The Minneapolis Heart Institute Foundation® (MHIF) believes that knowledge is power. That’s why its work is dedicated to learning through innovative clinical research and sharing findings through publications, presentations and professional education.
If you or a loved one has been diagnosed with or is at risk of heart disease, being knowledgeable about your disease can be a powerful tool in your treatment of it. MHIF hopes that the information provided on the following pages can help you gain the knowledge that you need to understand and manage your heart health.
Cardiomyopathy refers to diseases of the heart muscle. Patients with cardiomyopathy have an enlarged, thick or rigid heart muscle, causing the heart to weaken and become less able to pump blood and maintain a normal rhythm.
When the coronary arteries become obstructed, due to a blood clot caused by plaque buildup or a spasm of the artery, blood flow through the arteries can become blocked and a heart attack can result.
An arrhythmia is a problem with the rate or rhythm of the heartbeat. During an arrhythmia, the heart may not be able to pump enough blood to the body, which can, in turn, cause damage to the brain, heart and other organs.
Sudden cardiac arrest (SCA) occurs when the heart suddenly and unexpectedly stops beating, causing blood to stop flowing to the brain and vital organs. If not treated within minutes, SCA can cause death. SCA is not the same as a heart attack.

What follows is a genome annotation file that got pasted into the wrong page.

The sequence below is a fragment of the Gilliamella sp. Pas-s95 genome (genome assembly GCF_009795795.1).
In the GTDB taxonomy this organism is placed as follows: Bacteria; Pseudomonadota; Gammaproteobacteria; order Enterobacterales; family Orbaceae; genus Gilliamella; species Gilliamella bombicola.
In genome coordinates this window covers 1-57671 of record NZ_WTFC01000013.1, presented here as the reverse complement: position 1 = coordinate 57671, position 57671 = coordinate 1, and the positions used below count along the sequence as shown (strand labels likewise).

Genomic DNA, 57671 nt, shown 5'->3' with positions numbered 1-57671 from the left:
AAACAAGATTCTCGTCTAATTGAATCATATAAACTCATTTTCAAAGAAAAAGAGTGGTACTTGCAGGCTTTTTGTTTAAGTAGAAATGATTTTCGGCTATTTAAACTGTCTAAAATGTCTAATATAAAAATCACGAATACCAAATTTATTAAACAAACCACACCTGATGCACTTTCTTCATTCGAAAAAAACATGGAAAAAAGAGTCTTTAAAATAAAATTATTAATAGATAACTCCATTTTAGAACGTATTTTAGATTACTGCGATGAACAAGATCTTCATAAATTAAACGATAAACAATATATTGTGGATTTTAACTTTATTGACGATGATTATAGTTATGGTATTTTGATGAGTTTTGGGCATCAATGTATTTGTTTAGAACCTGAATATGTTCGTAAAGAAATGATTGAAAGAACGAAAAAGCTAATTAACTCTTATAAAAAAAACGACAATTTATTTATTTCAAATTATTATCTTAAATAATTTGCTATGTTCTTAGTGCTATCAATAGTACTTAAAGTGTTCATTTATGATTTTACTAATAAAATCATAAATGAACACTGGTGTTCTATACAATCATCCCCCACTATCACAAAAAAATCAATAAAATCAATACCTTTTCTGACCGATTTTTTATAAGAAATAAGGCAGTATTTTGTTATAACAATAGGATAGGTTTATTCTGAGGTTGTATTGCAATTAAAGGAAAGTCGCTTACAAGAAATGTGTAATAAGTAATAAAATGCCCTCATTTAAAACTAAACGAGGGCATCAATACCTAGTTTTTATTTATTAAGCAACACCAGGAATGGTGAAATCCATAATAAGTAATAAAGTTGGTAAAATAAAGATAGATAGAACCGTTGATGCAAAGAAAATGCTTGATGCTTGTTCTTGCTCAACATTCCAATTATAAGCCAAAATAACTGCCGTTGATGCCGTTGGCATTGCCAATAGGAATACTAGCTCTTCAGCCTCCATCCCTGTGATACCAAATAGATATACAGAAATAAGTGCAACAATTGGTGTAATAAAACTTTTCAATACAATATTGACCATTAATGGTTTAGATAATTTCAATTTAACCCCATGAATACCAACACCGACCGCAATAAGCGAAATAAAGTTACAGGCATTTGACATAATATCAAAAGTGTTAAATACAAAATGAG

A stroke occurs if brain cells die from one of two causes. Ischemic stroke, occurs with blocked or interrupted blood flow to the brain. Hemorrhagic stroke occurs with pressure from bleeding inside the brain caused by a leaking or ruptured artery.
Peripheral arterial disease, or PAD, occurs when plaque accumulates in the arteries in the periphery of the body, blocking blood flow to those parts. It most commonly affects the arteries in the legs.
Every time the heart beats, each of its four valves open and close, ensuring that blood flows through the heart’s chambers and out to the rest of the body. If the valves don’t close tightly, thicken, stiffen or fuse together, or lack an opening for blood to pass through altogether, heart valve disease is present.
Heart failure is caused by diseases and conditions that damage the heart muscle. It develops over time as the heart’s pumping action grows weaker.
Congenital heart defects occur when parts of the heart do not form properly before birth, causing a structural problem that changes the normal flow of blood through the heart.
Angina is not a disease, but a symptom of an underlying heart problem. It usually results from coronary heart disease or coronary artery disease, which occur when plaque builds up on the inner walls of the arteries that supply blood and oxygen to the heart. There are four major types of angina: stable, unstable, variant and microvascular.